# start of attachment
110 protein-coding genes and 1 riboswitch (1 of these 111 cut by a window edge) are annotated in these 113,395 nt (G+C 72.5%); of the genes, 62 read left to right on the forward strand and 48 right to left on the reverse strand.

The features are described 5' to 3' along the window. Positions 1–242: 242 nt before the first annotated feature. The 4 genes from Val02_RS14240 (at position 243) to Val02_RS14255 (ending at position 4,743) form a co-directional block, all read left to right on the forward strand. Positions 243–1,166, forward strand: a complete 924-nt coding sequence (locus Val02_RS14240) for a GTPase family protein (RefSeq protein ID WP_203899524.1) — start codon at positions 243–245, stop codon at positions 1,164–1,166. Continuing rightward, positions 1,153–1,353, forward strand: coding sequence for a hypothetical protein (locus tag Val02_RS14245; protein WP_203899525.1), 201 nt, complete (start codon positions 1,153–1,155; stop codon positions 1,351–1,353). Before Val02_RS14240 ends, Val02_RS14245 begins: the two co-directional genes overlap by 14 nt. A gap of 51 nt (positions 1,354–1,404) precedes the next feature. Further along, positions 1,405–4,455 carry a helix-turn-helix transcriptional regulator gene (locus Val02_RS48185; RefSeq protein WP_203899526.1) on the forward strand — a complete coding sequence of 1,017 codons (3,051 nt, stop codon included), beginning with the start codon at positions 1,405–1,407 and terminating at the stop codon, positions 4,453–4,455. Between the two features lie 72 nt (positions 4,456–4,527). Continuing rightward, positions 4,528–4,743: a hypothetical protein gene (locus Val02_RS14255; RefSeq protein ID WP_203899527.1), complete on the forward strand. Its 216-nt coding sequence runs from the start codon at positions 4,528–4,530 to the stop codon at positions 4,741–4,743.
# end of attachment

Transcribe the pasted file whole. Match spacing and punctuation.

110 protein-coding genes and 1 riboswitch (1 of these 111 cut by a window edge) are annotated in these 113,395 nt (G+C 72.5%); of the genes, 62 read left to right on the forward strand and 48 right to left on the reverse strand.

The features are described 5' to 3' along the window. Positions 1–242: 242 nt before the first annotated feature. The 4 genes from Val02_RS14240 (at position 243) to Val02_RS14255 (ending at position 4,743) form a co-directional block, all read left to right on the forward strand. Positions 243–1,166, forward strand: a complete 924-nt coding sequence (locus Val02_RS14240) for a GTPase family protein (RefSeq protein ID WP_203899524.1) — start codon at positions 243–245, stop codon at positions 1,164–1,166. Continuing rightward, positions 1,153–1,353, forward strand: coding sequence for a hypothetical protein (locus tag Val02_RS14245; protein WP_203899525.1), 201 nt, complete (start codon positions 1,153–1,155; stop codon positions 1,351–1,353). Before Val02_RS14240 ends, Val02_RS14245 begins: the two co-directional genes overlap by 14 nt. A gap of 51 nt (positions 1,354–1,404) precedes the next feature. Further along, positions 1,405–4,455 carry a helix-turn-helix transcriptional regulator gene (locus Val02_RS48185; RefSeq protein WP_203899526.1) on the forward strand — a complete coding sequence of 1,017 codons (3,051 nt, stop codon included), beginning with the start codon at positions 1,405–1,407 and terminating at the stop codon, positions 4,453–4,455. Between the two features lie 72 nt (positions 4,456–4,527). Continuing rightward, positions 4,528–4,743: a hypothetical protein gene (locus Val02_RS14255; RefSeq protein ID WP_203899527.1), complete on the forward strand. Its 216-nt coding sequence runs from the start codon at positions 4,528–4,530 to the stop codon at positions 4,741–4,743.